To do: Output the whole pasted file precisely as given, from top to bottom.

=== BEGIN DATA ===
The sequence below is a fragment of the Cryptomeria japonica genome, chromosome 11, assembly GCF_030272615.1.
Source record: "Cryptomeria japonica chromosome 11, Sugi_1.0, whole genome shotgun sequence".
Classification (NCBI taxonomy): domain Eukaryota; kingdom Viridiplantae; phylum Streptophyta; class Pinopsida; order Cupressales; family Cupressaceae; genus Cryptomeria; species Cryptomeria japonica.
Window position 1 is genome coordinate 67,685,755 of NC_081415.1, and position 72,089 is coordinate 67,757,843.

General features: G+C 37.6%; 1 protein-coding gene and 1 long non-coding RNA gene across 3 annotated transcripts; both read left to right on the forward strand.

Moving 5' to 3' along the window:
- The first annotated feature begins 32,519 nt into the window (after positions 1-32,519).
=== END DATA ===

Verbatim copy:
The sequence below is a fragment of the Cryptomeria japonica genome, chromosome 11, assembly GCF_030272615.1.
Source record: "Cryptomeria japonica chromosome 11, Sugi_1.0, whole genome shotgun sequence".
Classification (NCBI taxonomy): domain Eukaryota; kingdom Viridiplantae; phylum Streptophyta; class Pinopsida; order Cupressales; family Cupressaceae; genus Cryptomeria; species Cryptomeria japonica.
Window position 1 is genome coordinate 67,685,755 of NC_081415.1, and position 72,089 is coordinate 67,757,843.

General features: G+C 37.6%; 1 protein-coding gene and 1 long non-coding RNA gene across 3 annotated transcripts; both read left to right on the forward strand.

Moving 5' to 3' along the window:
- The first annotated feature begins 32,519 nt into the window (after positions 1-32,519).